Ok Champagne, let’s play….the generation game!

Fizzmongers The Finest Bubble put on a memorable tasting last week with Finnish Master of Wine Essi Avellan, author of the excellent Champagne. Essi was there to talk us through a selection of five pairs of vintage wines, from 2012 back to 1983, all sourced and vouched for by our hosts.

The importance of provenance was repeatedly brought up, with the 1983 Charles Heidseick having come directly from their cellars as part of the ‘Collection Crayeres’. It was quite a bottle. 
We tasted sighted. Here are my notes and scores, just tidied up but unedited. These are scores based on how the wines are currently drinking – we scored out of 20 on the night as a group, so I’ve kept it like that here. 
Taittinger 2012
So clean – lemon tart, fresh red apple with dried apple and thyme. Grapefruit peel, a touch smoky. Lovely progression of acid. Subtle but fine. 16/20 
Taittinger 2002 
More tatin, ripe apricot and milk chocolate here. Open and generous with honey, marizpan and touch of pineapple. Showy but has balance and refreshing length. Great 18.5/20
Pol Roger 2009
A bit quiet here – sweet fresh strawberries behind sharper apple notes. Not so much persistence. 15/20 (This seems harsh seeing as I’ve tasted this wine before and enjoyed it. Perhaps it just wasn’t showing so well today?)
Pol Roger 2002
Much more open and fine – ripe apple and toast. Less of the opulent ripe fruit than in the Taittinger – more creamy, with sourdough and hazelnut. Really liked this – it wasn’t especially popular in the group though 17/20
Louis Roederer 2012
After the reserved Pols, this just seemed so expressive. Intense orchard fruit, quite potent with meaty, savoury Pinot in evidence. Still a lot of apple freshness – no malo. Delicious 16.5
Louis Roederer 2002
So controlled and elegant, but with richness in the tank. Quince and baked pear pastries. Sense of fullness on the palate – nice dosage. 18/20
Dom Perignon 2009
A touch smoky/flinty with forward fruit. Still tightly-packed, a little creamy with ripe fruit towards lime/grapefruit/peach. Electric energy on palate, great length and acid persistence. 17/20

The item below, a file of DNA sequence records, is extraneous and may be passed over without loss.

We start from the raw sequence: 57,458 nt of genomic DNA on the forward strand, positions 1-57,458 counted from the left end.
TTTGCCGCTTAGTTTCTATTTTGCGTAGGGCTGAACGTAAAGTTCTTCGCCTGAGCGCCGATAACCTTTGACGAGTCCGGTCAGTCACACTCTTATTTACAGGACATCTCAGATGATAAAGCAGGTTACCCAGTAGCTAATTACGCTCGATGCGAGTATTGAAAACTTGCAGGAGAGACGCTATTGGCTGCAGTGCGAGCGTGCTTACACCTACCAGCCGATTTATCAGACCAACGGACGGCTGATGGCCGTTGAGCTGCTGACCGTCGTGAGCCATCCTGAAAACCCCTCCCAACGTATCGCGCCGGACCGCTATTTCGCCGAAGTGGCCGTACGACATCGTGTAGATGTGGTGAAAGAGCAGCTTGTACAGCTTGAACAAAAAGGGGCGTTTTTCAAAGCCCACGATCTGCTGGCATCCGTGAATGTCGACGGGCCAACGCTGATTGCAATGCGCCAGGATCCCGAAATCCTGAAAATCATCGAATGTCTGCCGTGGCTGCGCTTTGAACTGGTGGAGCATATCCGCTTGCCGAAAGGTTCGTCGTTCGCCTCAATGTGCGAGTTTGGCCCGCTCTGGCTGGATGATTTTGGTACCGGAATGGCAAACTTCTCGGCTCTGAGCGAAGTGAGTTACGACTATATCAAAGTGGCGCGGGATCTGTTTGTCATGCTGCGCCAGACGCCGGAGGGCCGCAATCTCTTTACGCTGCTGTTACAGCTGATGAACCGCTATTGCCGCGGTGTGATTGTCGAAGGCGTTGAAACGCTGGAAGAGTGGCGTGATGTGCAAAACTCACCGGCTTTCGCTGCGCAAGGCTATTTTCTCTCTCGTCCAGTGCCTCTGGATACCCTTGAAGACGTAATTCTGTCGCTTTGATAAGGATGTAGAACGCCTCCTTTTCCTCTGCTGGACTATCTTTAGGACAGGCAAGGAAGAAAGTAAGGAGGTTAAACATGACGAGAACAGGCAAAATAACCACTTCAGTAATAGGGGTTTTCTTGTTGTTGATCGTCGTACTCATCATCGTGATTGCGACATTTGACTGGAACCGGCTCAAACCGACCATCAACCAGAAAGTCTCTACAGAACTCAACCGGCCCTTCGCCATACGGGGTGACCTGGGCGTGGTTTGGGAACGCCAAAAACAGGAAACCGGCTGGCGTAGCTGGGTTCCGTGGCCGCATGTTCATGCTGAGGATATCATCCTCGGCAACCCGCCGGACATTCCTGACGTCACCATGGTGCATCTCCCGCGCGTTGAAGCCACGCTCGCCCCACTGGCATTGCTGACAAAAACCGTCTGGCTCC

Dom Perignon 1996
This is still so youthful. Such depth of creamy, fine bakery aroma, both savoury and sweet. Citrus cake, seville orange and candied fruit. There’s a sense of roundness, then a real rush of acid energy on the palate. Super 18/20
Charles Heidsieck 2005
Meaty, toasty lemon curd, with vanilla and cream. Ripe candied citrus too, and a lovely, textured almond sweetness on the palate. Punchy. 17/20
Charles Heidsieck 1983
This was quite a bottle – jumps up with intense lime curd, toast and sourdough, with ripe notes of honeyed mango and apricot frangipane tart. A real sense of togetherness and richness, with superb length. This bottle has aged magnificently. 19/20
The whole group was mostly in agreement about the top two wines. Dom Perignon 1996 is one of those wines that divides opinion – is it as good as it should be? I can’t say. I don’t think anyone was calling it into question on this showing – this had plenty of gas in the tank. The Charles Heidsieck 1983 was just beautiful, and everyone’s clear stand-out wine.
Essi described how some 2002 wines were showing over-ripeness as they age, with botrytis-like aromas creeping in. I looked down at my notes for the Taittinger, Roederer and Pol Roger 2002s and saw the words ‘ripe apricot’, ‘pineapple’, ‘toffee apple’ and ‘richness’ strewn about. The opulent but balanced Taittinger was my favourite on the day, closely followed by the classy Roederer. I enjoyed the Pol Roger, but oddly enough neither of the Pol Roger wines really sang on this occasion. 
Taittinger’s 2012 was actually very good and I (and the whole group) possibly under-rated it. However the Roederer 2012 was the pick of the more recent vintages for me, including the 2009s. True, I scored Dom Perignon 2009 half a point higher on the day, but I’d probably buy two Roederer 2012s and stick them in the cellar for the same price. 
There are a million ways to run a tasting like this, but I think it was a good idea to do it sighted and ordered in this case. Doing it this way forces you to confront your preconceptions there and then, with glass in hand, rather than just after a big ‘reveal’ at the end. With fine, expensive wines, sometimes the weight of preconception and hearsay can be greater than the weight of actual experience, so here’s to more events like this to help redress the balance!

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